Things to see and do
What you need to know
We've made some changes to help keep you safe, and things might be a little different when you visit. Here's everything you need to know.
Stand in the study where Darwin wrote 'On the Origin of Species'. The room remains structurally unaltered from Darwin's time, restored to the original 1870s arrangement and 1921 decoration.
Admire the furniture, of which nearly every piece is the original, and dozens of Darwin's possessions, including some dating from his time on HMS Beagle.
Charles and Emma's Bedroom
More than 100 years after it was dismantled and dispersed, English Heritage has recreated Charles and Emma Darwin's bedroom. This was the bedroom in which the revolutionary scientist died in 1882 and where, for 20 years, he enjoyed reading and resting, where he recovered from various illnesses and where he kept a watchful eye on his experiments in the garden from the room's large bay window.
Working from family letters, a detailed inventory, contemporary descriptions, paint analysis, and in-depth research into mid-Victorian interior design, English Heritage curators have sought to closely match the bedroom's original late 1850s appearance.
The room features novels Darwin would have read, a soundscape to conjure the experience of Emma reading to her husband, and a dressing closet allowing both children and adults to dress up as Charles and Emma. There's also a brand new free family trail taking visitors across the house and gardens as they explore what family life was like here at Down House.
The gardens were Darwin's 'outdoor laboratory' and he spent many hours here making observations and conducting his experiments. Take a wander past the vegetable patches and flower beds, and gain some inspiration of your own. Discover the garden's highlights, see if you can spot the wormstone and enjoy the beautiful planting whatever the season.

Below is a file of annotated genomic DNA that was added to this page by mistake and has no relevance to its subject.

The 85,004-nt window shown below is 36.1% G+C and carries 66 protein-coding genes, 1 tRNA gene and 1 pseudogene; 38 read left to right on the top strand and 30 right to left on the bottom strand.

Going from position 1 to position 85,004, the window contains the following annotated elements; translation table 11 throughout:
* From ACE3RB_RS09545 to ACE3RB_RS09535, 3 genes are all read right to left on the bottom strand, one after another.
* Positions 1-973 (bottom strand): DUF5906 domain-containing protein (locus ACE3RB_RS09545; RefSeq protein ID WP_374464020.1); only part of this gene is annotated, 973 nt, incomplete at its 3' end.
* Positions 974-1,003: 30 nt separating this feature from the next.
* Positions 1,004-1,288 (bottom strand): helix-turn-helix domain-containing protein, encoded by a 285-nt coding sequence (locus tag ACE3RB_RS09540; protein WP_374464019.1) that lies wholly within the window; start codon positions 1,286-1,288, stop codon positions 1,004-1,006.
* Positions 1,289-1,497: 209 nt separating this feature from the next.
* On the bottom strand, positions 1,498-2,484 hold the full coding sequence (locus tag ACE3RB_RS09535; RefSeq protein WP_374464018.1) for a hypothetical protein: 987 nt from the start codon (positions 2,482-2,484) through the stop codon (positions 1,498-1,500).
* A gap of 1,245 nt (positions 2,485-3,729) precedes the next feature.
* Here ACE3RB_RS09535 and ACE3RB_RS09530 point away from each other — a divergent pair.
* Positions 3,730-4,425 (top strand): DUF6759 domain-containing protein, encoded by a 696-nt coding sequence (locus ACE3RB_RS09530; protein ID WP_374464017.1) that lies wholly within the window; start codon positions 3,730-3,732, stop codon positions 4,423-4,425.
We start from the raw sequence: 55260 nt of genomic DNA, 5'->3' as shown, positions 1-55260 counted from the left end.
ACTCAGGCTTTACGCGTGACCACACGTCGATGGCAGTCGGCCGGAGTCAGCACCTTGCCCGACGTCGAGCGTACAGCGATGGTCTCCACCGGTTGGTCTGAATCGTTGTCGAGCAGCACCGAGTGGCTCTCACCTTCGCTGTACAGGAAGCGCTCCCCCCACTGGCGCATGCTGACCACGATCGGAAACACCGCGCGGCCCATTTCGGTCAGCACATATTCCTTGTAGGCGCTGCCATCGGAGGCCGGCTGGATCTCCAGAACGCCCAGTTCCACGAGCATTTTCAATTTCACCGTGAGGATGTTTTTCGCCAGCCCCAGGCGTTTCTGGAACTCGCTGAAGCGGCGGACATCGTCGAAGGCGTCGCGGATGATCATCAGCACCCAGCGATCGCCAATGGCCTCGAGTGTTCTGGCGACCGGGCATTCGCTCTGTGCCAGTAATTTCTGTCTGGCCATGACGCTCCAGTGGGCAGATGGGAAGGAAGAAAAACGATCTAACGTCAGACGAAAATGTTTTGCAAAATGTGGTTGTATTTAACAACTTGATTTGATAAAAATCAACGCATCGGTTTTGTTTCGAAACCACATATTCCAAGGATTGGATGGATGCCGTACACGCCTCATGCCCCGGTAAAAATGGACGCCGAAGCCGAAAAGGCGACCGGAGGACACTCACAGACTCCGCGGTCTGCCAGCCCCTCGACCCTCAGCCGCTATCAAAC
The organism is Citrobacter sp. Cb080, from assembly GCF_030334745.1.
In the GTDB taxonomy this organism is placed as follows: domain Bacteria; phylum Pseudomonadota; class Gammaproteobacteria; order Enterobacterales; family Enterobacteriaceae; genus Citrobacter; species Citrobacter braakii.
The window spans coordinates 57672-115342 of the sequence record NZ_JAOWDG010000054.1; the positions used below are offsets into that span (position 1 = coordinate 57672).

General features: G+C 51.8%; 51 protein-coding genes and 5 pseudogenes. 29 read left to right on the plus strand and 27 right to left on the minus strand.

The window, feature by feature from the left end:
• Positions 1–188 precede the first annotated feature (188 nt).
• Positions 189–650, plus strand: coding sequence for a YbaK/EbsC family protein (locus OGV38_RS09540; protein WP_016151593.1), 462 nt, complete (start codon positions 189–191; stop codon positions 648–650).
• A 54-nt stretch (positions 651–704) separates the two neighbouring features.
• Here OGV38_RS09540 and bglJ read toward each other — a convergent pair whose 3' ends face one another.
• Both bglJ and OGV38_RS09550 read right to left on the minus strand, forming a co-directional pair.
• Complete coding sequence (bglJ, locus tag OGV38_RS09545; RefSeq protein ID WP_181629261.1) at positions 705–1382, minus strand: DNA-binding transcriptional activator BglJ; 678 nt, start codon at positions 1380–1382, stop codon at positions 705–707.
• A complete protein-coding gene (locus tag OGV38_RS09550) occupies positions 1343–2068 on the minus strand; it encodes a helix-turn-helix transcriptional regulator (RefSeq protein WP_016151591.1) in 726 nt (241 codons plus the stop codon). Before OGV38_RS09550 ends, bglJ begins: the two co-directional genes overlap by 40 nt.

Exhibition and Interactive Guide
Dig deeper into Darwin's work through our exhibition and interactive guide. The award-winning exhibition on the first floor of the house covers Darwin's life, his scientific work, and the controversy which it provoked.
You will see many previously unseen objects including manuscript pages from the 'Origin of Species'; Darwin's hat, microscope and notebooks; and a copy of 'Das Kapital' inscribed to him by Karl Marx.
Take a free tour round Darwin's family rooms with hand-held multimedia guide, narrated by Sir David Attenborough and Andrew Marr.
Plan your visit to Home of Charles Darwin (Down House) today.
Explore the Sandwalk, the 'thinking path' that formed the basis of Darwin's daily perambulations around his estate. The hedgerows and undergrowth surrounding this peaceful stone and sand path offered plenty of scope for plant-life investigations. In the present day, visitors can follow in Darwin's footsteps by strolling down this tranquil route and reflecting on the beauty of the surrounding landscape.
Discover Darwin's Family
Wander the rooms in which Darwin lived a loving life with his family. Visit the drawing room and see the piano treasured by his wife Emma, and discover the boisterous and liberal upbringining enjoyed by their many children. Explore the billiard room where Darwin enjoyed regular games with his butler, Parslow, and see the Kitchen and service wing in which Parslow worked.
Darwin's hothouse and greenhouse provided the perfect specialised growing environment needed to rear exotic plant specimens to use in his experimentation. Today, visit the greenhouse and enjoy a stunning collection of orchids, insectivorous plants and climbers such as would have been grown by Darwin during his time at Down.
Bees provide a perfect case study for Darwin's theories. After exploring the Greenhouse, discover our beekeepers display and take a peek inside a living hive. Read about the different types of bees, and learn about the valuable work they do as pollinators.
Down House Café
Enjoy a tasty lunch or quick afternoon treat in our café. The café is in the old kitchen where all Darwin's meals were prepared. Some of the dishes use site-grown produce from the Kitchen Garden and local produce.
If the sun is shining, why not sit out on the patio where the renowned scientist used to receive his famous 'water cures' from his butler Parslow? If the weather is bad, there is seating inside and overflow seating in the Butler's Pantry.